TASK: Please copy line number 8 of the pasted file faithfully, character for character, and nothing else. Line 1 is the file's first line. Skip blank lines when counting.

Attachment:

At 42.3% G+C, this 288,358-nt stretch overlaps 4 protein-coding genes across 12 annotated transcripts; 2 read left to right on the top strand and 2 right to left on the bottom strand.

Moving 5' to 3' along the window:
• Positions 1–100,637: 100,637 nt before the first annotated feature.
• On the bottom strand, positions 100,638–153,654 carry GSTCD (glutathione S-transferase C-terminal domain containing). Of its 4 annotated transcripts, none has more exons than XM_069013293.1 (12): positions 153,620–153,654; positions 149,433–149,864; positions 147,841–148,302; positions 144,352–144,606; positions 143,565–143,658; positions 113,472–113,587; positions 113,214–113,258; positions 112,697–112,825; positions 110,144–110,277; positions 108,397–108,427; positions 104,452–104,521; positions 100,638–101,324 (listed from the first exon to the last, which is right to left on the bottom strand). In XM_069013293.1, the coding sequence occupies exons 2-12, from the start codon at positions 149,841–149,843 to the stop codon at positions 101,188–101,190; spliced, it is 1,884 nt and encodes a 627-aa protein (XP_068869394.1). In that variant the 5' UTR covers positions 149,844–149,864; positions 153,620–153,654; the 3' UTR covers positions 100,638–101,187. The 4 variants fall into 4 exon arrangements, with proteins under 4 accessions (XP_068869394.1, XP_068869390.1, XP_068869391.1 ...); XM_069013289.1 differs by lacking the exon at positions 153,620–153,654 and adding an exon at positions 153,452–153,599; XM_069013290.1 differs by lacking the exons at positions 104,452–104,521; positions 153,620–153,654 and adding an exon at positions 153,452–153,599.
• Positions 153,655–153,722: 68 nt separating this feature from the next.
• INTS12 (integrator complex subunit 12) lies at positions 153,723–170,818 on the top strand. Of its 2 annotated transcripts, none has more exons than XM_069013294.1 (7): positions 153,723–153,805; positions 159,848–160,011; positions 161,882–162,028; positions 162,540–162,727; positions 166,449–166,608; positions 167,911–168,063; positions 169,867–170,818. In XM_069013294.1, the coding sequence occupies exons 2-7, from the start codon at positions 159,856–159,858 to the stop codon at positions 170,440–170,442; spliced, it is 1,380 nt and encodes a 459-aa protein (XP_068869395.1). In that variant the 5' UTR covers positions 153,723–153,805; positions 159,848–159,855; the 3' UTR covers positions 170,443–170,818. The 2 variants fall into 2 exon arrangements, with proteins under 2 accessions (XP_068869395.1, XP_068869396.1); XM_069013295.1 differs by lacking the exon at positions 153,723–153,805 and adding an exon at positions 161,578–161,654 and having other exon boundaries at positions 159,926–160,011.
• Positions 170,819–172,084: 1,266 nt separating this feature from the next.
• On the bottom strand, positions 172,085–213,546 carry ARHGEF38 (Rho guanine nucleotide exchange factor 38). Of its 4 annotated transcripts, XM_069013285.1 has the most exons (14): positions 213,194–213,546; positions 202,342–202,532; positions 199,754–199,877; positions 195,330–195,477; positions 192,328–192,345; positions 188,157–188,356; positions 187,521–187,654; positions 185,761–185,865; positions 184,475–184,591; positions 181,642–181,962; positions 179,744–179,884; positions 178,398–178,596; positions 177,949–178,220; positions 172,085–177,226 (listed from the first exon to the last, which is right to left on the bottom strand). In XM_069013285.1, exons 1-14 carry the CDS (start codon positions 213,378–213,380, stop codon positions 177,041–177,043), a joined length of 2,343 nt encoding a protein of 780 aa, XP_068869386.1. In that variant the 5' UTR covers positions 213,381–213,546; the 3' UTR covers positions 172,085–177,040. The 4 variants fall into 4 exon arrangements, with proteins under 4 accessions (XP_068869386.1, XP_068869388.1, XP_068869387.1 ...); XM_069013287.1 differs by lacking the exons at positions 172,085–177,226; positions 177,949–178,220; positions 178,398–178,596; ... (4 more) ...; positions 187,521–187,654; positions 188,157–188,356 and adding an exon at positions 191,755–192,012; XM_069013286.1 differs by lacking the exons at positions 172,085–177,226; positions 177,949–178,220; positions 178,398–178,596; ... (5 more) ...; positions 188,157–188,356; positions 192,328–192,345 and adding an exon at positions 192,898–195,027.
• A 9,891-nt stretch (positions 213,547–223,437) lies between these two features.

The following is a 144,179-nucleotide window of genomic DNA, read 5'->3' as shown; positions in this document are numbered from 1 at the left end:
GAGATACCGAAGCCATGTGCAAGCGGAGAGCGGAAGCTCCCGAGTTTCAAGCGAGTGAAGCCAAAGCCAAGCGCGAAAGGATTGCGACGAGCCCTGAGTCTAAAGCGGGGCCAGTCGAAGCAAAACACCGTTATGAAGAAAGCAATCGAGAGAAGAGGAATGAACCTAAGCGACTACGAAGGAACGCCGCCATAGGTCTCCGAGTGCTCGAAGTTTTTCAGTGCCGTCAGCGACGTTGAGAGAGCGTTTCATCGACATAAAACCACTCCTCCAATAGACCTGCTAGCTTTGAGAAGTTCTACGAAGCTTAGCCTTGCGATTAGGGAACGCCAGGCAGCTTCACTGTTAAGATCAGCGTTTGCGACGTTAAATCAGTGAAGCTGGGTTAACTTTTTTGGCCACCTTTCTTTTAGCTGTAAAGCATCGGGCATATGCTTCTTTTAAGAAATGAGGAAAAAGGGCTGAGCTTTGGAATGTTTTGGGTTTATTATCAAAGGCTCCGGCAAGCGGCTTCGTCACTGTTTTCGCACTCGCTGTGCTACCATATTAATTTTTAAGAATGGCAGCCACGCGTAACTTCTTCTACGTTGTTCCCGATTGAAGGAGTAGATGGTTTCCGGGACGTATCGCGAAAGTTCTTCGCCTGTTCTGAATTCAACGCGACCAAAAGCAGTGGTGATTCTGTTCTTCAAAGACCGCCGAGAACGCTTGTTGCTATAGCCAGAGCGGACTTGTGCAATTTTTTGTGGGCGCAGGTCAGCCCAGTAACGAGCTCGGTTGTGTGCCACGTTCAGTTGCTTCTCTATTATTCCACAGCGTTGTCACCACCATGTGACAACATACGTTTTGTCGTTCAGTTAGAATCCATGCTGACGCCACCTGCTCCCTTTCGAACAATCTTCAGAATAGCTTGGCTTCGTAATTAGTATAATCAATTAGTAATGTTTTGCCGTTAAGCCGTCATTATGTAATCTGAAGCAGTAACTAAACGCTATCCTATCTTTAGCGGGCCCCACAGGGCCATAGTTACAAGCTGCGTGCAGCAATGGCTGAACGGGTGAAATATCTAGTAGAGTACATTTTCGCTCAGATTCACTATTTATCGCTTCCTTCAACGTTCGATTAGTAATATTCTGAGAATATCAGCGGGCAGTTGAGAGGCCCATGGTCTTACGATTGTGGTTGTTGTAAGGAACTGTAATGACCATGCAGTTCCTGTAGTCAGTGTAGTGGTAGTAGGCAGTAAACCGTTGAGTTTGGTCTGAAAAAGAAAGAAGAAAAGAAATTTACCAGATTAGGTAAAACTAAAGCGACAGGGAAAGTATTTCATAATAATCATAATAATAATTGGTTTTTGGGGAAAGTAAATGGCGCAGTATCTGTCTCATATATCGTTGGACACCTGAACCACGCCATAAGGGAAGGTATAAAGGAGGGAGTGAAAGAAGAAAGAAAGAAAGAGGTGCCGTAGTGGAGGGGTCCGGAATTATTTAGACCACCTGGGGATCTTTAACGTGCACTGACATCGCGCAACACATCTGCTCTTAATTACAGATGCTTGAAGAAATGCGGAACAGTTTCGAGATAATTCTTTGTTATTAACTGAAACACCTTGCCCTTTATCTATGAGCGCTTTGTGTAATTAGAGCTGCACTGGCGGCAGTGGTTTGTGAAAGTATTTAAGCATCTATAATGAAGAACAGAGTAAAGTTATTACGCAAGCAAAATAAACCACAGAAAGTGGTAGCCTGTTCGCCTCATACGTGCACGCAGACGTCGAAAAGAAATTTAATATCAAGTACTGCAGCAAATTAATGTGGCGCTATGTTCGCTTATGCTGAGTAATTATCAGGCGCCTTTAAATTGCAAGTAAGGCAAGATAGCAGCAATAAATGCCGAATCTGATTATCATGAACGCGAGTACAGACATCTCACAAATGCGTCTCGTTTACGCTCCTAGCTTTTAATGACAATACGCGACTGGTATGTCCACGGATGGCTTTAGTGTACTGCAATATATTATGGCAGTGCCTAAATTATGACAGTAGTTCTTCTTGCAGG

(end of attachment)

• On the bottom strand, positions 172,085–213,546 carry ARHGEF38 (Rho guanine nucleotide exchange factor 38). Of its 4 annotated transcripts, XM_069013285.1 has the most exons (14): positions 213,194–213,546; positions 202,342–202,532; positions 199,754–199,877; positions 195,330–195,477; positions 192,328–192,345; positions 188,157–188,356; positions 187,521–187,654; positions 185,761–185,865; positions 184,475–184,591; positions 181,642–181,962; positions 179,744–179,884; positions 178,398–178,596; positions 177,949–178,220; positions 172,085–177,226 (listed from the first exon to the last, which is right to left on the bottom strand). In XM_069013285.1, exons 1-14 carry the CDS (start codon positions 213,378–213,380, stop codon positions 177,041–177,043), a joined length of 2,343 nt encoding a protein of 780 aa, XP_068869386.1. In that variant the 5' UTR covers positions 213,381–213,546; the 3' UTR covers positions 172,085–177,040. The 4 variants fall into 4 exon arrangements, with proteins under 4 accessions (XP_068869386.1, XP_068869388.1, XP_068869387.1 ...); XM_069013287.1 differs by lacking the exons at positions 172,085–177,226; positions 177,949–178,220; positions 178,398–178,596; ... (4 more) ...; positions 187,521–187,654; positions 188,157–188,356 and adding an exon at positions 191,755–192,012; XM_069013286.1 differs by lacking the exons at positions 172,085–177,226; positions 177,949–178,220; positions 178,398–178,596; ... (5 more) ...; positions 188,157–188,356; positions 192,328–192,345 and adding an exon at positions 192,898–195,027.